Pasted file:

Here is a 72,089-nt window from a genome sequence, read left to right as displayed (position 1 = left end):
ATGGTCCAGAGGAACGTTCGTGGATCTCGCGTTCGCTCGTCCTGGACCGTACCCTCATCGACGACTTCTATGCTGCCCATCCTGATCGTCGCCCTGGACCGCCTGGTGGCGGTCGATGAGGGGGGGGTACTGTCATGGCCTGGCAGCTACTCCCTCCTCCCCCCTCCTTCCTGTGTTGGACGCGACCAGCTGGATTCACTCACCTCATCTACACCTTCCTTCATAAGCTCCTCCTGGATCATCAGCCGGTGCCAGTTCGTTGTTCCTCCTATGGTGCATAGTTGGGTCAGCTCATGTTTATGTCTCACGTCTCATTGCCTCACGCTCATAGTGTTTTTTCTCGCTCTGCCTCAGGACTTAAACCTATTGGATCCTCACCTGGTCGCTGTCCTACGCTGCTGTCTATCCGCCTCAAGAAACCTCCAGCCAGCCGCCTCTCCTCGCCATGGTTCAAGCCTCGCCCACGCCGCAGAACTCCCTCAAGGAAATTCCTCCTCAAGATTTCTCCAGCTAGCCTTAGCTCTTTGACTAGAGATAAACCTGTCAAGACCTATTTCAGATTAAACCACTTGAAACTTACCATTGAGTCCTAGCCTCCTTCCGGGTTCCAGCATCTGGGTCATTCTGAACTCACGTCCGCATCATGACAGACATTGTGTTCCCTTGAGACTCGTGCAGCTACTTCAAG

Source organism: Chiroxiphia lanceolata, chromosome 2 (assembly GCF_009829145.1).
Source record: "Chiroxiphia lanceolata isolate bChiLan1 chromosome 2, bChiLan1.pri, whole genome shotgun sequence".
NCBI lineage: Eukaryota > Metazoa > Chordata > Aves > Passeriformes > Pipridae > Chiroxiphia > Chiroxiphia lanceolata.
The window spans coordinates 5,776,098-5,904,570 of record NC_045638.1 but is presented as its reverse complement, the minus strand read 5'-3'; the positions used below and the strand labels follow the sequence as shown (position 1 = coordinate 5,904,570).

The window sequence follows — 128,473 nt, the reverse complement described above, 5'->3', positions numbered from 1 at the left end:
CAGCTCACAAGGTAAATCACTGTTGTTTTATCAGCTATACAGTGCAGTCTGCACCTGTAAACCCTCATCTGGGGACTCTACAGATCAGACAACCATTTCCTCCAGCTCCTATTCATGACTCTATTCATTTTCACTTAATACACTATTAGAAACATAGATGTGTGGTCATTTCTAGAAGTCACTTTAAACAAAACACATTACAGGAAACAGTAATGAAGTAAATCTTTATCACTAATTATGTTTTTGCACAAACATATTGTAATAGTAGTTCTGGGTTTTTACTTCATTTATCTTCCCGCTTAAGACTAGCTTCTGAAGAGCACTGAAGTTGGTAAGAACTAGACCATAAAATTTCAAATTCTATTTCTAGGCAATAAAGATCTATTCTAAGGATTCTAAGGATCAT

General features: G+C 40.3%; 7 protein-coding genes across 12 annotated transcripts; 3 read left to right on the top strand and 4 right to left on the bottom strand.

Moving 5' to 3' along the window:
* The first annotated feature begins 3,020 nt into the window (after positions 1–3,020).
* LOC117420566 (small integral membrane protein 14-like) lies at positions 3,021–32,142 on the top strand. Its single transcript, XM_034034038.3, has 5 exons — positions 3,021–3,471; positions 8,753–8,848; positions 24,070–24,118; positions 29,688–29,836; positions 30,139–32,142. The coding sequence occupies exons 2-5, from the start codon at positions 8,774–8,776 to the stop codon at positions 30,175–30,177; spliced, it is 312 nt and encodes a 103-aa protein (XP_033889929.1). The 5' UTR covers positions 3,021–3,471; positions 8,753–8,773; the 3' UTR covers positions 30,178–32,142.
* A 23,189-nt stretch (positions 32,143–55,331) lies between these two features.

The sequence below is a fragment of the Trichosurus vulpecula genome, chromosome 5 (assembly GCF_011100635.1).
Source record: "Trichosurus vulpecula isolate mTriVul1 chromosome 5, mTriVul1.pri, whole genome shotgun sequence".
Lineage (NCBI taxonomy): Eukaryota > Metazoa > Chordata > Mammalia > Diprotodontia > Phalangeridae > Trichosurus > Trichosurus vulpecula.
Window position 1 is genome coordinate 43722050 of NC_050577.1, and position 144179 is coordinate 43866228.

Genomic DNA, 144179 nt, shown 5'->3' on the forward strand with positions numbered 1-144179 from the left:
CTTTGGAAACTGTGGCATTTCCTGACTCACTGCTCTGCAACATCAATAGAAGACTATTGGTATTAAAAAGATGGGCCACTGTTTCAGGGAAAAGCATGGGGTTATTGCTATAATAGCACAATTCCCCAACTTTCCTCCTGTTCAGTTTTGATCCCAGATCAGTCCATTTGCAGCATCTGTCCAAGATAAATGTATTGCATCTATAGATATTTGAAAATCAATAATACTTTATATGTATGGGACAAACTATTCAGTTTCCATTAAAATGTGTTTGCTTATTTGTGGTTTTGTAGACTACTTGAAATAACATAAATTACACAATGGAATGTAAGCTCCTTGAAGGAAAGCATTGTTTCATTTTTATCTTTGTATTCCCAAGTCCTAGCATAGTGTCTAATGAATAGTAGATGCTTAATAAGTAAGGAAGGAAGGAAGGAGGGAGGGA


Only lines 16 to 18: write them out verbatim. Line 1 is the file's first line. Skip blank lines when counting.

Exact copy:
Lineage (NCBI taxonomy): Eukaryota > Metazoa > Chordata > Mammalia > Diprotodontia > Phalangeridae > Trichosurus > Trichosurus vulpecula.
Window position 1 is genome coordinate 43722050 of NC_050577.1, and position 144179 is coordinate 43866228.

Genomic DNA, 144179 nt, shown 5'->3' on the forward strand with positions numbered 1-144179 from the left: